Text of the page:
In-state tuition is the third policy Coller would like to offer deferred action students, i.e. those who are citizens but with undocumented parents.  They are forced to pay the $40,000-$45,000 out of state UW-Madison tuition rate despite graduating from a Wisconsin High School having citizenship. Coller shared the story of Gilberto, a dreamer working three jobs.

Coller urged Rotarians to vote and learn about the estimated ten percent of Wisconsinites who are undocumented.

If you missed our meeting this week, you can watch the video here.

US Rep Mark Pocan Addresses Club

submitted by Jessika Kasten; photo by Karl Wellensiek

Mark Pocan 8 28 2019

From left: Club President Andrea Kaminski; UW Rep Mark Pocan and Mike May

Today, U.S. Representative Mark Pocan shared updates and insights from Washington D.C. Rep. Pocan began by giving some background on the Second Congressional District which is much larger than most assume, including Dane County as well as more rural counties surrounding Dane. This array of both metropolitan and rural areas greatly impacts Rep. Pocan’s areas of focus in Washington.

This fall, Rep. Pocan is hopeful to see movement in a few major areas: investment in infrastructure, prescription drug pricing (more generic drug equivalents) and gun violence prevention (background checks). He also anticipates that there will be a Continuing Resolution (CR) that would bide leaders some additional time (November/December) after the September 30 fiscal year end to develop an omnibus house appropriations bill and hopefully avoid a government shutdown.

Rep. Pocan finished by answering some submitted questions from Rotarians, including:

Q: What opportunities to do you see for bipartisanship?

A: There are a few areas called out above where we could see movement ahead of the Presidential election cycle. The biggest threat to bipartisanship is gerrymandering, which creates non-competitive districts. Competitive districts would force candidates to speak with all of the district constituents, encouraging additional voices to be heard.

Q: How do you feel Medicare for All would work?

A: The U.S. is the only industrialized nation to not offer universal healthcare. He believes we should focus on the value of having healthcare for all first, and then dig into the how best to accomplish it. Healthcare is the number one concern of his electorate.

Q: Why hasn’t Congress started impeachment proceedings?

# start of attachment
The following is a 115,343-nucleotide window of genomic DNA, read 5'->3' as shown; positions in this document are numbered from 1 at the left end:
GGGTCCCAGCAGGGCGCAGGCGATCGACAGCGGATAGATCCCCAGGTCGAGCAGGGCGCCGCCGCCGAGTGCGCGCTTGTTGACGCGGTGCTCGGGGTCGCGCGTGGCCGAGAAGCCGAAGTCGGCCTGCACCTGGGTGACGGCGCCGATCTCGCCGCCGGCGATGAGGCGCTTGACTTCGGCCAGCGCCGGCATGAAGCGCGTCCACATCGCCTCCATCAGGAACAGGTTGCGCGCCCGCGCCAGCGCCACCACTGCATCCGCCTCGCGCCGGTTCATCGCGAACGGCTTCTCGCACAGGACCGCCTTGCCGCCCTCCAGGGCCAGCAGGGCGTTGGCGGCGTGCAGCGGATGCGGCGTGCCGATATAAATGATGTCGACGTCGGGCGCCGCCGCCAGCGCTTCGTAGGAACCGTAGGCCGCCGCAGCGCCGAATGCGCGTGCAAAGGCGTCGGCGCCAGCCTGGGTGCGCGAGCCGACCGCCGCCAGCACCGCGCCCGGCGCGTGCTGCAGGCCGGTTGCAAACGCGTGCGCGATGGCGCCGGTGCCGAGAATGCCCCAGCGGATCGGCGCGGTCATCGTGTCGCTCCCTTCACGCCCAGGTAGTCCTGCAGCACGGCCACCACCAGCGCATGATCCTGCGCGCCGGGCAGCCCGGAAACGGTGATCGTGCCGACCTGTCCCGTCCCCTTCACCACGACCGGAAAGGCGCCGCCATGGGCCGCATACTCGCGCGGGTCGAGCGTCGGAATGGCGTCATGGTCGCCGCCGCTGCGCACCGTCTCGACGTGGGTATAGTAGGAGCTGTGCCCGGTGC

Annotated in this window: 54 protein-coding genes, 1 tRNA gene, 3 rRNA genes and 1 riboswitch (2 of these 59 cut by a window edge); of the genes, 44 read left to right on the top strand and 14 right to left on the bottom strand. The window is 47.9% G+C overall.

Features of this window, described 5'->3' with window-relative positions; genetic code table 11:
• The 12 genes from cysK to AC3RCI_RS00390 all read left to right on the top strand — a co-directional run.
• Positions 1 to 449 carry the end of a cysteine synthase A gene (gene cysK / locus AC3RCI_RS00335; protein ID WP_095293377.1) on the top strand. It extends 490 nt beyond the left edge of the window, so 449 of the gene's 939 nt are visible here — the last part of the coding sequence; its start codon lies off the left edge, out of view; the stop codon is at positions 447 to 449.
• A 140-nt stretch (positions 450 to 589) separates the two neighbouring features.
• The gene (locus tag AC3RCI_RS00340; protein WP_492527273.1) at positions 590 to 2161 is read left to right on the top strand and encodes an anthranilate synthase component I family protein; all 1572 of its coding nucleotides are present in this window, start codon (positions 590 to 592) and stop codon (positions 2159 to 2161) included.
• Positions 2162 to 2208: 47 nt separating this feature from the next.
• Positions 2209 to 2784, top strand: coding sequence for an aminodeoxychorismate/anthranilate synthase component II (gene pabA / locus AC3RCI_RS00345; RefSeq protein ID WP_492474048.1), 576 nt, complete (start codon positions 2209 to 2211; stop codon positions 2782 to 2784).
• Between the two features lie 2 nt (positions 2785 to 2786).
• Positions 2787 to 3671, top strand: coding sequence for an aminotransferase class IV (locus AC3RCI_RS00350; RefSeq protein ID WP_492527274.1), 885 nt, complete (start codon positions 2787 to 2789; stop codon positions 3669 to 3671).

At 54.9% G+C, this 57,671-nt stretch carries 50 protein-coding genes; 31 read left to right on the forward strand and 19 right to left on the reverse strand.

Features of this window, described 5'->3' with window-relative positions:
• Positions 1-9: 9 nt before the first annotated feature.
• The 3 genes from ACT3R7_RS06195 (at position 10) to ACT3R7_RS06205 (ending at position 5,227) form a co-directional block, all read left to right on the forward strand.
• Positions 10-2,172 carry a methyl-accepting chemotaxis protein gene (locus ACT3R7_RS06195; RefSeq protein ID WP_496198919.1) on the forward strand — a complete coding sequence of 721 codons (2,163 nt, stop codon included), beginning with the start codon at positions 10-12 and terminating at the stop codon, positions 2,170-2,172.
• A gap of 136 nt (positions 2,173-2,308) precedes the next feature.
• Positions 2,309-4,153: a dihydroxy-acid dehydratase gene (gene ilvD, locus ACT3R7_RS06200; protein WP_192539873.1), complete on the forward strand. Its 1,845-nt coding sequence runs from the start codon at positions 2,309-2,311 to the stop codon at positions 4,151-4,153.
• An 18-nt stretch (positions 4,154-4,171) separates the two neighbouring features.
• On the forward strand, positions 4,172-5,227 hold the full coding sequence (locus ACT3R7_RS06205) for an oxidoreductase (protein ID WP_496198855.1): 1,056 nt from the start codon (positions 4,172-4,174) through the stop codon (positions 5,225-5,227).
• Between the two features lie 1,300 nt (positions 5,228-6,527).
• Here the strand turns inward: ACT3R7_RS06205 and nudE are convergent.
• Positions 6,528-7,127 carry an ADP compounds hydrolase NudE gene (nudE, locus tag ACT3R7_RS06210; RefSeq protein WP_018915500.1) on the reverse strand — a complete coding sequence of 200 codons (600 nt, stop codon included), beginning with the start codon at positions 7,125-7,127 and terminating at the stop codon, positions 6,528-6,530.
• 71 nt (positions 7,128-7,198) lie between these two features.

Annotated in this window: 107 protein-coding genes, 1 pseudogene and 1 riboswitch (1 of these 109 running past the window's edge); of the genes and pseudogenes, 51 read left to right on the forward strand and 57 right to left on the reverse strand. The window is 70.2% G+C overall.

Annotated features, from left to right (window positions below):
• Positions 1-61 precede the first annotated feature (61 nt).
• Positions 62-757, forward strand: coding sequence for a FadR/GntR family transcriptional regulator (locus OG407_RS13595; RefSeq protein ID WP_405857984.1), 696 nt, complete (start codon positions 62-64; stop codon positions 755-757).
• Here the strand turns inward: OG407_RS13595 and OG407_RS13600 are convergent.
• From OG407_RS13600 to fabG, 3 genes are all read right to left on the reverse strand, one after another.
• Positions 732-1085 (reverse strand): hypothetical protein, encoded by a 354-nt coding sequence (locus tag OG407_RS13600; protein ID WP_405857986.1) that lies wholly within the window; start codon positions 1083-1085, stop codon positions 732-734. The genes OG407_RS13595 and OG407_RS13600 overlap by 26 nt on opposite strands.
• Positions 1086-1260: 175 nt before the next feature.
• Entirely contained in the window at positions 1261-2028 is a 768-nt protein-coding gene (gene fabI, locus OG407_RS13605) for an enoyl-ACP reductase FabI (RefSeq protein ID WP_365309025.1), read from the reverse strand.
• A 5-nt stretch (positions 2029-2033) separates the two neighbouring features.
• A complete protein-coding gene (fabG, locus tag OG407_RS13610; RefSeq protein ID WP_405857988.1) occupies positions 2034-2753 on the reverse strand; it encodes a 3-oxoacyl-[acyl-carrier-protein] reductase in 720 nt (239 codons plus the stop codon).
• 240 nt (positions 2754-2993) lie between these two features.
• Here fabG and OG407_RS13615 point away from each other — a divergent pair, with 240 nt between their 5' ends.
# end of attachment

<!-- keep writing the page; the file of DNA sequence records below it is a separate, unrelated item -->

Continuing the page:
A: Congress has requested testimony from those involved, but invitations have been declined. They have now begun an impeachment investigation in order to compel witnesses to come forward and share their honest stories. After these testimonies, next steps will be developed.

We thank WisconsinEye for videotaping our meeting this week.  If you missed our meeting this week, you can watch the video here.

Wisconsin Gay and Lesbian History Revealed in a New Book

submitted by Dave Mollenhoff

Dick WagnerWho knew about early Wisconsin’s gay history?  Really, no one.  But now, thanks to Richard Wagner, this story is out of the closet with his new, scholarly, and extensively illustrated book, We’ve Been Here All Along (Wisconsin Historical Society Press).

In a surprise-filled presentation Wagner summarized Wisconsin’s remarkable story from 1895 to 1969.  During most of these years, being gay in Wisconsin was downright dangerous.  Gays were almost universally regarded as criminals or suffering from organic illness or a psychiatric disorder, and this interpretation was upheld by the police, the courts, and even universities.  Men convicted of sodomy were routinely sent to prison or an insane asylum.

Not until the 1930s and 1940s did a few academics begin to view homosexuals as a legitimate subject for research.  For example, a UW professor interviewed prisoners at Waupun who had been convicted of sodomy and from this experience came a series of books and articles that softened society’s harsh caricatures.

Wagner noted that Madison gays and lesbians played significant activist roles by forming social clubs, creating gay bars, and forming organizations such as the Homophile League.

Curiously, Wisconsin society lavished a more benign interpretation upon lesbians describing them as “domestic friends.”   In 1962 when the UW-Madison launched a purge of homosexuals, lesbians escaped, thanks to Dean of Women Margaret Peterson, who was a lesbian.

Wagner began collecting documents for his book 40 years ago but did not begin to write it until 2008.  A second volume, Coming Out, Moving Forward, covering the period from 1969 to the present will be published by the Wisconsin Historical Press in 2020.

Our thanks also to Wisconsin Eye for videotaping our meeting this week and to the Wisconsin Historical Society Press for selling copies of Wagner’s book.  If you missed our meeting this week, you can watch the video here.